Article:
Neon letter artwork and giant typography in general are popular (Tracey Emin, hello), as are craft inspired pieces that pile together assortments of materials to create something that often looks similar to a school art project. Add to this ceramics, tapestry (Grayson Perry, you have a lot to answer for, and I love you) and old toys, and the potential to create something exciting becomes seriously viable – though that line between primary school art project and stroke of genius is often hard to distinguish.

David Altmejd at Andrea Rosen Gallery.

Frieze-Art-Fair-2011-review-Ramiken Crucible by Andra-Ursuta
Ramiken Crucible by Andra Ursuta.

This trend sometimes crosses over with a very strong theme that says a lot about the spiritual deficit of our current lives: curious creations that bear significant reference to tribal deities and animist beliefs but also often with strong links to our present lives. Think crystallised heads on sticks, strange shaped skulls with flapping teeth, a flattened woman who looks like she’s just been removed from a peat bog: her body glistens with a jelly like substance, yet she wears trainers.

Joy by Tomoaki Suzuki.

Elmgreen and Dragset.

In opposition to this present day esotericism I also found realistic figures in banal situations, often in miniature size. Or play dead, high heels and Blackberry at the feet or a morgue trolley. Ring a bell, Ron Mueck?

Doppelganger (Blue) by Peter Liversidge.

Frieze-Art-Fair-2011-review-Gert-and-Uwe-Tobias Contemporary Fine Arts Berlin
Gert and Uwe Tobias at Contemporary Fine Arts Berlin.

Odd arrangements of objet trouvé on shelves have never been more popular. As ever I was also attracted to all the colourful decorative paintings. Aesthetically pleasing, and close in many ways to illustration.

Pierre Huyghe: Recollection.

And then of course there was the hermit crab in Pierre Huyghe‘s Recollection. That funny creature in a darkened room, benignly going about his own business in a small tank with only smaller creatures for friends. He bears a sculpted head on his back ( a replica of Brancussi’s Sleeping Muse) as he is coo-ed over by the moneyed hordes, marvelling at out total dominion over nature. But maybe the last laugh is on us? For what cares the hermit crab where he makes his bed.

Colourful art world characters.

In the past I have been put off attending Frieze Art Fair by what I have heard about the experience. And it was, indeed, a bizarre one. Whilst the plethora of artwork on display undoubtedly provides loads of inspiration, I think a whistle stop tour is necessary to weed out all the dross (of which there is much) and retain a modicum of sanity. But the event undeniably left a curiously icky feeling inside: I’ve never seen so many rich people in one place, and Frieze stank of serious wealth. Ridiculous, unnecessary wealth, of the kind that sucks the lifeblood out of whole nations and forces us to reevaluate our connection the universe. Do you sense the irony? We all know that art is a huge commodity in our money obsessed times, but here it is laid bare for all to see… and it’s disheartening to realise just how much the art world relies on the buying and selling powers of the mega rich to survive. Surely art is about more than this?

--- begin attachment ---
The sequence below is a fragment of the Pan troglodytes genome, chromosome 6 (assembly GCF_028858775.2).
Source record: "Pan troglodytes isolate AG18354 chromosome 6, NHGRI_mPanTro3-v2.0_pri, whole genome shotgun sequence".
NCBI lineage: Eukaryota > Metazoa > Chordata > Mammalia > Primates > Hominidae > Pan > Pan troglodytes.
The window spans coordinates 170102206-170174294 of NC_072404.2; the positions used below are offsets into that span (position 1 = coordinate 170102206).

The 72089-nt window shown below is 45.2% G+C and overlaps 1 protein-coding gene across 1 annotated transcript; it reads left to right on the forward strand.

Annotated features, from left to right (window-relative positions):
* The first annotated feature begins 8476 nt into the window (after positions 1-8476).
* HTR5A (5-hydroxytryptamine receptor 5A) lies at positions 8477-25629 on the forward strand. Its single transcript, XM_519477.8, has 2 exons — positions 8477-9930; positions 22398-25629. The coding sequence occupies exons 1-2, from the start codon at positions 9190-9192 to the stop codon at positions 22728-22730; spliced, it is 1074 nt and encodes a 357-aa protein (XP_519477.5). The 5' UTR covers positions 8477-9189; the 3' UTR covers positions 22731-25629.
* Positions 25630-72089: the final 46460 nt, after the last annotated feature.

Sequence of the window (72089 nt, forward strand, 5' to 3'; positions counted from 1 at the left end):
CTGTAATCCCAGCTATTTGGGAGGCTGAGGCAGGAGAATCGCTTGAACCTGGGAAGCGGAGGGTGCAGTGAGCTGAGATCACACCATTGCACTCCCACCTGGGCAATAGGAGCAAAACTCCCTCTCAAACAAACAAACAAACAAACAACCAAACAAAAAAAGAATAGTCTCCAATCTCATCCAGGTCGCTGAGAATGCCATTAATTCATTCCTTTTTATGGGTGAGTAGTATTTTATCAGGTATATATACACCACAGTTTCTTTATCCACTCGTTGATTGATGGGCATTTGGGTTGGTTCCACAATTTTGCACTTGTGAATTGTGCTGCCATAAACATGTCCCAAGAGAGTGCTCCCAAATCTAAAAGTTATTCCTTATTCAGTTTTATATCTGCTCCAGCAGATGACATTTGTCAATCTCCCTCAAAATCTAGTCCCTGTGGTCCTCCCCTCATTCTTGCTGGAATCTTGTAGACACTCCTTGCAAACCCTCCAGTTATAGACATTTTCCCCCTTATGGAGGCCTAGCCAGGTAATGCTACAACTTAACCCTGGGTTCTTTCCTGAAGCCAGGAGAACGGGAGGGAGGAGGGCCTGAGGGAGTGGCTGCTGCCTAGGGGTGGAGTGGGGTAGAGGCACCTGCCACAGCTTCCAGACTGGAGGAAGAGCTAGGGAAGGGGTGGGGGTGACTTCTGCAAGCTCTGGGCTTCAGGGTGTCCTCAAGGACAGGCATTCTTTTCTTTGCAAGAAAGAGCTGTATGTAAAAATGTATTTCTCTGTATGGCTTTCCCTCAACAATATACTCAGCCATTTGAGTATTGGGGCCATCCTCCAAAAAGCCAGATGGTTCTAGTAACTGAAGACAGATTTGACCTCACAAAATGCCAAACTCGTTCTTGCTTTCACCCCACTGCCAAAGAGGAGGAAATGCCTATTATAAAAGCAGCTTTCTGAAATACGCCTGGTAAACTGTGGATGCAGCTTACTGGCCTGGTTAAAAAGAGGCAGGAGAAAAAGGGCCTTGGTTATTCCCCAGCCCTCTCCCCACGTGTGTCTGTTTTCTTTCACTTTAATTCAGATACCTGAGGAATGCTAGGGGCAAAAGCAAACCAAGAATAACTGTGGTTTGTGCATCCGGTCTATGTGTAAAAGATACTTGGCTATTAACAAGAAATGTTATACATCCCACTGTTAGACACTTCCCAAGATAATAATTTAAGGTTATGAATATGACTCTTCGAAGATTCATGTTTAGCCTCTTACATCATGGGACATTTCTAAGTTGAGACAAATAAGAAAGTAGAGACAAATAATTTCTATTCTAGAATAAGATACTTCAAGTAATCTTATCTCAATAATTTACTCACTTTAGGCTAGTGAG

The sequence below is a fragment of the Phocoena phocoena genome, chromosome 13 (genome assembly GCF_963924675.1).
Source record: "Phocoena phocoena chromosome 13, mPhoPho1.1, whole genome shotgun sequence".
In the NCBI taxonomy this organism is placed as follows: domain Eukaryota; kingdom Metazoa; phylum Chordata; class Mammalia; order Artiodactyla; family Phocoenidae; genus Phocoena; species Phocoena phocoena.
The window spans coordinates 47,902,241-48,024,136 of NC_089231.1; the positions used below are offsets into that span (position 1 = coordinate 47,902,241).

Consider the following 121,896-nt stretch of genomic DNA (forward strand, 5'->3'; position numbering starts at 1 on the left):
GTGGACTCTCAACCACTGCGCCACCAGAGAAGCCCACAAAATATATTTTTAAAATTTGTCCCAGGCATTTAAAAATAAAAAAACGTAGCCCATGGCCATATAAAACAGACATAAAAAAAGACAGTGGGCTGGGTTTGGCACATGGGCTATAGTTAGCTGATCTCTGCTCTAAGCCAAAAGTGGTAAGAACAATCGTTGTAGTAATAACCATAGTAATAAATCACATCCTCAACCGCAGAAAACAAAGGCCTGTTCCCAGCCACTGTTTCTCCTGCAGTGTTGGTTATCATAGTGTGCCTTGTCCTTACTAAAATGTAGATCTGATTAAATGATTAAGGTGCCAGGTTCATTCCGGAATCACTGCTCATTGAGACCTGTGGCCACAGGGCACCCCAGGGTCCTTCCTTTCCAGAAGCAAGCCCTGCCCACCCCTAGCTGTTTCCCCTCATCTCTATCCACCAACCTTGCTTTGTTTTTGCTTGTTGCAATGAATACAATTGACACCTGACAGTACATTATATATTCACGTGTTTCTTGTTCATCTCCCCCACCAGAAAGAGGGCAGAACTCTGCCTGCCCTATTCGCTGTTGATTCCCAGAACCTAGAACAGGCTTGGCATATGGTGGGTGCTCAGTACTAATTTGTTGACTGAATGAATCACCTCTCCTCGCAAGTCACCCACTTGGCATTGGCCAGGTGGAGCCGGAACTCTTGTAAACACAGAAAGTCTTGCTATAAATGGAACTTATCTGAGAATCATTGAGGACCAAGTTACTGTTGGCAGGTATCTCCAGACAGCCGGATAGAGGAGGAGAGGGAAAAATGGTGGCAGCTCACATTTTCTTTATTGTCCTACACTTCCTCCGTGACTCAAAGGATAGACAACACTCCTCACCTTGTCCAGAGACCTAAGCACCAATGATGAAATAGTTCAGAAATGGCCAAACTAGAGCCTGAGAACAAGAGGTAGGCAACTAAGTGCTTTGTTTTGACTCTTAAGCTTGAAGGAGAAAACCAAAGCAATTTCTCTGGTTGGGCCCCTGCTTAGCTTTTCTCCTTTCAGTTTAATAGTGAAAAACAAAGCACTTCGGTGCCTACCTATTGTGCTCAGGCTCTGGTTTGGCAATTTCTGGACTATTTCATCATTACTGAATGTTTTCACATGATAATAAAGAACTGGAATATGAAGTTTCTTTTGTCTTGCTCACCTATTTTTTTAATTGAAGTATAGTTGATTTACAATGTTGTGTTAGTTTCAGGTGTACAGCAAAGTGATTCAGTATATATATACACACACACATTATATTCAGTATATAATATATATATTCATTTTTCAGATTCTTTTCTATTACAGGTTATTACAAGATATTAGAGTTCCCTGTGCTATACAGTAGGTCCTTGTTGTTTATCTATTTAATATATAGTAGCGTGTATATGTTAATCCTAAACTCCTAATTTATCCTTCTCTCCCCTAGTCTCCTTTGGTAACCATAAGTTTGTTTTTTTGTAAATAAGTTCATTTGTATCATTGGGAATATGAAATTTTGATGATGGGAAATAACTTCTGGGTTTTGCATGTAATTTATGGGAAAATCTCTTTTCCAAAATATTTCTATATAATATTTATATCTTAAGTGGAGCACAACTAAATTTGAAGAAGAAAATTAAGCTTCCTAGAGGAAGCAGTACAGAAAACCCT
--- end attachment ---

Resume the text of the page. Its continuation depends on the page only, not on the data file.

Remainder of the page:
Frieze Art Fair continues until Sunday 16th October – you can visit the Sculpture Park for free, more details here.

Categories ,Andra Ursuta, ,Andrea Rosen Gallery, ,Animist, ,berlin, ,Brancussi, ,Christina Mackie, ,Contemporary Fine Arts, ,craft, ,David Altmejd, ,Deities, ,Dominique Gonzalez-Foerster, ,Doppelganger (Blue), ,Elmgreen and Dragset, ,Frieze Art Fair, ,Gert and Uwe Tobias, ,Grayson Perry, ,Herald St, ,Hermit Crab, ,Isa Genzken, ,Joy, ,Magic, ,Neon, ,Objet Trouvé, ,Peter Liversidge, ,Pierre Huyghe, ,Pottery, ,Recollection, ,Ron Mueck, ,Salon 94, ,School Art Project, ,Sleeping Muse, ,spiritual, ,Tapestry, ,Tomoaki Suzuki, ,Tracey Emin, ,typography